The book also covers the debate over William Morris and his News from Nowhere. This describes an idyllic, anarchist, agrarian, pre-industrial society in which there are no leaders and everyone works happily performing all kinds of necessary work simply because they enjoy it and find it fulfilling following a workers’ revolution. Apart from criticisms of the book itself, there have also been debates over the depth of Morris’ own socialism. Morris was a member of one of the first British Marxist socialist parties, Hyndman’s Social Democratic Federation, and the founder of another, the Socialist League, after he split from them. Critics have queried whether he was ever really a Marxist or even a socialist. One view holds that he was simply a middle class artist and entrepreneur, but not a socialist. The other sees him as a socialist, but not a Marxist. Levitas contends instead that Morris very definitely was a Marxist.

When it comes to the 20th century, the book points out that utopias have fallen out of fashion, no doubt due to the horrors committed by totalitarian regimes, both Fascist and Communist, which have claimed to be ideal states. However, the critic Tom Moylan has argued that utopias have still been produced in the SF novels of Joanna Russ, Ursula le Guin, Marge Piercy and Samuel Delaney. He describes these as ‘critical utopias’, a new literary genre. The heroes of this literature is not the dominant White, heterosexual male, but characters who are off-centre, female, gay, non-White, and who act collectively rather than individually. The book criticises some earlier utopias, like News from Nowhere, for their exclusive focus on the male viewpoint, comparing them with the Land of Cockayne, the medieval fantasy that similarly presents a perfect world in which everything is seemingly ordered for men’s pleasure. In contrast to these are the feminist utopias of the above writers, which began in the late 19th century with Harriet Gilman’s Herland. It also discusses the value of satires like Samuel Butler’s Erewhon, and dystopias like Eugene Zamyatin’s We, Aldous Huxley’s Brave New World and Orwell’s 1984.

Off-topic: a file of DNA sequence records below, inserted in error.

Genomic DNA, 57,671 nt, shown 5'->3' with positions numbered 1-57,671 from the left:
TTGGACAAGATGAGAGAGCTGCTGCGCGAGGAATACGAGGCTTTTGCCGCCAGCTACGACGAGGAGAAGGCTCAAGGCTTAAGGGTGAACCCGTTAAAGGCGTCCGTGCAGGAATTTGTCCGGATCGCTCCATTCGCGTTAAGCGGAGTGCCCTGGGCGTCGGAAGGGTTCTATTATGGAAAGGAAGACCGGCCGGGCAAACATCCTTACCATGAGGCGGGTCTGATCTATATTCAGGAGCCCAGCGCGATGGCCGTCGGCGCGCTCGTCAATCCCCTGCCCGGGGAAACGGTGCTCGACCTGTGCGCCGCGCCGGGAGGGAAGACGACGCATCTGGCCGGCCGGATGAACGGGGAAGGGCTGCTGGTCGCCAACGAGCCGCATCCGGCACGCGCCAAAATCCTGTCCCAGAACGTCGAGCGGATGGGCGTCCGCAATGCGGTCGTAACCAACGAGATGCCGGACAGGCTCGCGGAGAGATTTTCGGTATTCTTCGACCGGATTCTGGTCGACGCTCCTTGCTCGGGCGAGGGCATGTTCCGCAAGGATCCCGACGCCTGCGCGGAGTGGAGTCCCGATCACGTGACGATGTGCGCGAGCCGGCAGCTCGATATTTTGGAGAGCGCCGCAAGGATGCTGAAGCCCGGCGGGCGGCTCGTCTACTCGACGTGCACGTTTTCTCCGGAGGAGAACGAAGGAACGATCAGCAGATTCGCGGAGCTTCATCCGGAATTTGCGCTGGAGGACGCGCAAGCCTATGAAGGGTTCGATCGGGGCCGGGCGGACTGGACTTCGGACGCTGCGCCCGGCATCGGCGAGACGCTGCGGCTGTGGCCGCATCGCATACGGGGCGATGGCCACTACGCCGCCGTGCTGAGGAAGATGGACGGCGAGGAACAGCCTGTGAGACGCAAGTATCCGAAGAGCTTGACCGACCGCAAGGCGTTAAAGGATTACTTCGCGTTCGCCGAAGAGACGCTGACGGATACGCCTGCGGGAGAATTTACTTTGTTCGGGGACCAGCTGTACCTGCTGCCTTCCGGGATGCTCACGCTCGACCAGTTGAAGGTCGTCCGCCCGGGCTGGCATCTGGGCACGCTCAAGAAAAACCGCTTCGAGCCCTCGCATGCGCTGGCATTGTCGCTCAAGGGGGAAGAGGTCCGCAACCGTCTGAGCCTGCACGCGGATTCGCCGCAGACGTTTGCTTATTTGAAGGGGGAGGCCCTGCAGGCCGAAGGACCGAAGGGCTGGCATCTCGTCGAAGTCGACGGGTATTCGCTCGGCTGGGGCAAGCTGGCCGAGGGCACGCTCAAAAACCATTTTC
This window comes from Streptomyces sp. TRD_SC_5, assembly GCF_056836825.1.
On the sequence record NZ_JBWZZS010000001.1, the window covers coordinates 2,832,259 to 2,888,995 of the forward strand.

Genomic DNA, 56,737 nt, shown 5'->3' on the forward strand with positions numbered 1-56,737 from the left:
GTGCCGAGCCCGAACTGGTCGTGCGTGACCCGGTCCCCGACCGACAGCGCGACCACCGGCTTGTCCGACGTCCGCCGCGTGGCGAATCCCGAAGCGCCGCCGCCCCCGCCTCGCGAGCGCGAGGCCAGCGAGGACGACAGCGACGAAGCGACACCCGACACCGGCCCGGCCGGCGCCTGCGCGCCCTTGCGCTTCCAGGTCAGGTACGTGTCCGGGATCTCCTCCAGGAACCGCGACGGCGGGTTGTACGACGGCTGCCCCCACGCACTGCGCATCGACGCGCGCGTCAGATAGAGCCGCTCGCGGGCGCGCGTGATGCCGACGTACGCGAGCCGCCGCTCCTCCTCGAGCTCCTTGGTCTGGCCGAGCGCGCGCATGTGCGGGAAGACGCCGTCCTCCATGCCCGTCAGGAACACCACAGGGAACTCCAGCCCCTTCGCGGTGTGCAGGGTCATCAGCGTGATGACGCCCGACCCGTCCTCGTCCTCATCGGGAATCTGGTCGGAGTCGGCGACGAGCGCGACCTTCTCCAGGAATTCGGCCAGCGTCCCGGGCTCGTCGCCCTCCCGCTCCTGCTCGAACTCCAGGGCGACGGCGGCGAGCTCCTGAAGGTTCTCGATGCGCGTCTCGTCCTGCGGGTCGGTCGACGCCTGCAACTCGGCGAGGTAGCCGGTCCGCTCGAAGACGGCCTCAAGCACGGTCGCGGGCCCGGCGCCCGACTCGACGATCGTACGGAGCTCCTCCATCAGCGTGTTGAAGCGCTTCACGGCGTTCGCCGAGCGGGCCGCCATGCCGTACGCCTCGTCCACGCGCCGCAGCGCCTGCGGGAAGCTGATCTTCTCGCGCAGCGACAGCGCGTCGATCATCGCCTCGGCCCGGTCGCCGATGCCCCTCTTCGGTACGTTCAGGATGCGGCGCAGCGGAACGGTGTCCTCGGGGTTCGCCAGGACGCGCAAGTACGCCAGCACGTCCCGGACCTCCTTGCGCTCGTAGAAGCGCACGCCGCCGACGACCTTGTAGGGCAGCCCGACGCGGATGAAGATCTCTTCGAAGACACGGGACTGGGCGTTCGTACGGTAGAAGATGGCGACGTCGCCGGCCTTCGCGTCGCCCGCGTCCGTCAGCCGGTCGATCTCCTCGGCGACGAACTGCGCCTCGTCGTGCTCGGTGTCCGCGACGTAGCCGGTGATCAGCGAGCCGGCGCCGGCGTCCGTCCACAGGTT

Levitas does not, however, consider utopianism to be merely confined to the left. She also considers Thatcherism a form of utopianism, discussing the late Roger Scruton’s Conservative Essays and citing Patrick Wright’s On Living in an Old Country. This last argued that the Conservative promotion of heritage was being used to reinforce old hierarchies in a markedly racist way. Some members of society were thus delineated as truly members of the nation, while others were excluded.